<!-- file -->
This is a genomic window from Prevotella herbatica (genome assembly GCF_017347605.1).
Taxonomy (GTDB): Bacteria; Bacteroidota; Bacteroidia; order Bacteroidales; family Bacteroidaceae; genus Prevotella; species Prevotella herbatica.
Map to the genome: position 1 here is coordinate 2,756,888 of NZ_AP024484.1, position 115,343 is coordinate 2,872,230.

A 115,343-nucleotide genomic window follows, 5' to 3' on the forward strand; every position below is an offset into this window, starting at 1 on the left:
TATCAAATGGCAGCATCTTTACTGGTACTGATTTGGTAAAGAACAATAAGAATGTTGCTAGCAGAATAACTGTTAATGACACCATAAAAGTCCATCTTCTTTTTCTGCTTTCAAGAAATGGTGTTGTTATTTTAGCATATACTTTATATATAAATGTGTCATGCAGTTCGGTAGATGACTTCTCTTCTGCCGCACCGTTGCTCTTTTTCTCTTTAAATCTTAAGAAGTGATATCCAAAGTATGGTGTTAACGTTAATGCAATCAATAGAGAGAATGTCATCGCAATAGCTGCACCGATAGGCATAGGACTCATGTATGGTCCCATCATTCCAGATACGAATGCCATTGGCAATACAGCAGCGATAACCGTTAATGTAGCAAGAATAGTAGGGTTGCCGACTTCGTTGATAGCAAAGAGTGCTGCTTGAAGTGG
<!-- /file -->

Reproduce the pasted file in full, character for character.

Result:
This is a genomic window from Prevotella herbatica (genome assembly GCF_017347605.1).
Taxonomy (GTDB): Bacteria; Bacteroidota; Bacteroidia; order Bacteroidales; family Bacteroidaceae; genus Prevotella; species Prevotella herbatica.
Map to the genome: position 1 here is coordinate 2,756,888 of NZ_AP024484.1, position 115,343 is coordinate 2,872,230.

A 115,343-nucleotide genomic window follows, 5' to 3' on the forward strand; every position below is an offset into this window, starting at 1 on the left:
TATCAAATGGCAGCATCTTTACTGGTACTGATTTGGTAAAGAACAATAAGAATGTTGCTAGCAGAATAACTGTTAATGACACCATAAAAGTCCATCTTCTTTTTCTGCTTTCAAGAAATGGTGTTGTTATTTTAGCATATACTTTATATATAAATGTGTCATGCAGTTCGGTAGATGACTTCTCTTCTGCCGCACCGTTGCTCTTTTTCTCTTTAAATCTTAAGAAGTGATATCCAAAGTATGGTGTTAACGTTAATGCAATCAATAGAGAGAATGTCATCGCAATAGCTGCACCGATAGGCATAGGACTCATGTATGGTCCCATCATTCCAGATACGAATGCCATTGGCAATACAGCAGCGATAACCGTTAATGTAGCAAGAATAGTAGGGTTGCCGACTTCGTTGATAGCAAAGAGTGCTGCTTGAAGTGG